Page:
2009 was the first year since 1988 that I didn't set foot in Liverpool, so it seemed fateful that the first gig I attended in 2010 was there. On the way to Piccadilly station I stopped off at Vinyl Exchange where they were playing a tortuous CD by Sexton Ming that sounded like a senile git trying to sing very badly in the bath. Fortunately I was distracted by my old friend Bess Keloid who turned up and hit the fifty pence rack, and I directed him to one of the three excellent Pascal Comelade compilations still lurking there. I found four more 50p CDs that turned out to be mediocre, and better bets at two (Swell) and four (Slint Glenn Rhoda). I also purchased the last two Pascal Comelade promo CDs. Hermana PR seem to have sent a huge number of these to dolts who don't take off the shrinkwrap, let alone listen to them. So far I've given copies to Hugh Cornwell and the Flaming Lips, which might be more potentially helpful to Comelade than ignorant music journalists who don't like listening to music. Later that day I gave a copy to Philip Jeck who assured me he'd give it a listen. I gave the other copy to a guy called Ross who ran the vinyl hack workshop at the Bluecoat that I'd missed earlier in the day. I've still got a few more of these, so if anyone wants a Pascal Comelade CD send me an email and if you can meet me at a gig I'll give you a copy. Jean Herve Peron and PJ Harvey sing on one song each, and there are very idiosyncratic covers of the Gun Club and "Brand New Cadillac."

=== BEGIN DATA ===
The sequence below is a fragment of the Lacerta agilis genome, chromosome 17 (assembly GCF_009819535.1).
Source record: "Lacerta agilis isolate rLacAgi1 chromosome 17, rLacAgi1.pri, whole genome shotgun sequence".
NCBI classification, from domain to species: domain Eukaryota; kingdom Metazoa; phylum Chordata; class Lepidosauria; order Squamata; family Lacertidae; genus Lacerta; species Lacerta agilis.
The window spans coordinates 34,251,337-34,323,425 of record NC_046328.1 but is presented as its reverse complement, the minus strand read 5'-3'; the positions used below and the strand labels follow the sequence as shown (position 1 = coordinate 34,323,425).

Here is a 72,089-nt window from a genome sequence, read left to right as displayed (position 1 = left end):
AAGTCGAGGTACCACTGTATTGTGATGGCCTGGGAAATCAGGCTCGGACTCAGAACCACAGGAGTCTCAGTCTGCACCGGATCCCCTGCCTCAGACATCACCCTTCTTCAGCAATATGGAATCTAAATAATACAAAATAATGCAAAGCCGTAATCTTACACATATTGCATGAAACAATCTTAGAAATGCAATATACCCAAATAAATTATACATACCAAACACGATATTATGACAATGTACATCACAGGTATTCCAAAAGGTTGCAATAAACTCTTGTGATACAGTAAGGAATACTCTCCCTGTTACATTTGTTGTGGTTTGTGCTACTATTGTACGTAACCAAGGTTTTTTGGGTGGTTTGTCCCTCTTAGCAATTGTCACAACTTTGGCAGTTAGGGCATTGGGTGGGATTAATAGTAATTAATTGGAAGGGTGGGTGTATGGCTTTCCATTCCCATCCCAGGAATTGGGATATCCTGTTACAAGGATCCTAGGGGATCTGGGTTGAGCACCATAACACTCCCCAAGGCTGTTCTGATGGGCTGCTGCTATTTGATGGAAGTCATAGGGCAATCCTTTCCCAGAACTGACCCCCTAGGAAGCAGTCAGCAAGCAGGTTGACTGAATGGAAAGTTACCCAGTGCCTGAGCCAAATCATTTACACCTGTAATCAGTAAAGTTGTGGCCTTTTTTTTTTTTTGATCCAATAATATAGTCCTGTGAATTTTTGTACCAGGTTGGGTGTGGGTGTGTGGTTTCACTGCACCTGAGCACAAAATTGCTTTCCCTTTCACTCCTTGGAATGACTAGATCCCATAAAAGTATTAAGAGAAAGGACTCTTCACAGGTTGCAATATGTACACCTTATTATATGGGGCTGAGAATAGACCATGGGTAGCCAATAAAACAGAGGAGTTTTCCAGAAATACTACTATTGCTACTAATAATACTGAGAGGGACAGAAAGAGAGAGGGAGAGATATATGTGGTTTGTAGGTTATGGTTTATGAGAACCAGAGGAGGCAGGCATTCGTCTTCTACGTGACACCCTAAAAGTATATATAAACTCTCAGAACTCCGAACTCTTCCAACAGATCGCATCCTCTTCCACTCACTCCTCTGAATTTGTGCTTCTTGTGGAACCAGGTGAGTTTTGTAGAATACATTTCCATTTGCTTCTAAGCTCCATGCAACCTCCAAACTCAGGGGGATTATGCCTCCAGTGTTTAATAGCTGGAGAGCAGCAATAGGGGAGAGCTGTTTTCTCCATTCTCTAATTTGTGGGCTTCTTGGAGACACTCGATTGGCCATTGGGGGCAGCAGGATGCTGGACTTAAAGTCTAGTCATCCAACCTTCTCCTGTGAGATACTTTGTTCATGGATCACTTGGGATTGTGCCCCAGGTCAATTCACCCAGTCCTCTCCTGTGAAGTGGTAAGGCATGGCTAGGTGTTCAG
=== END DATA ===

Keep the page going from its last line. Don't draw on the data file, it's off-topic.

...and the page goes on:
First call in Liverpool was Probe records, where I hoped to find a copy of Flipper's "Love" album which was supposedly released in May 2009. Plastichead have done such a pitiful job of distributing it however that no record shops in Manchester, London or Liverpool are stocking it. They all have the Domino reissues of the early Flipper albums that I already have two or three times over, and Vinyl Exchange even has double CDR promos of "Public Flipper Limited" for a mere quid. All I could find was a secondhand copy of the first Ed Hall album for quid and a free paper with a very positive review of Mission of Burma.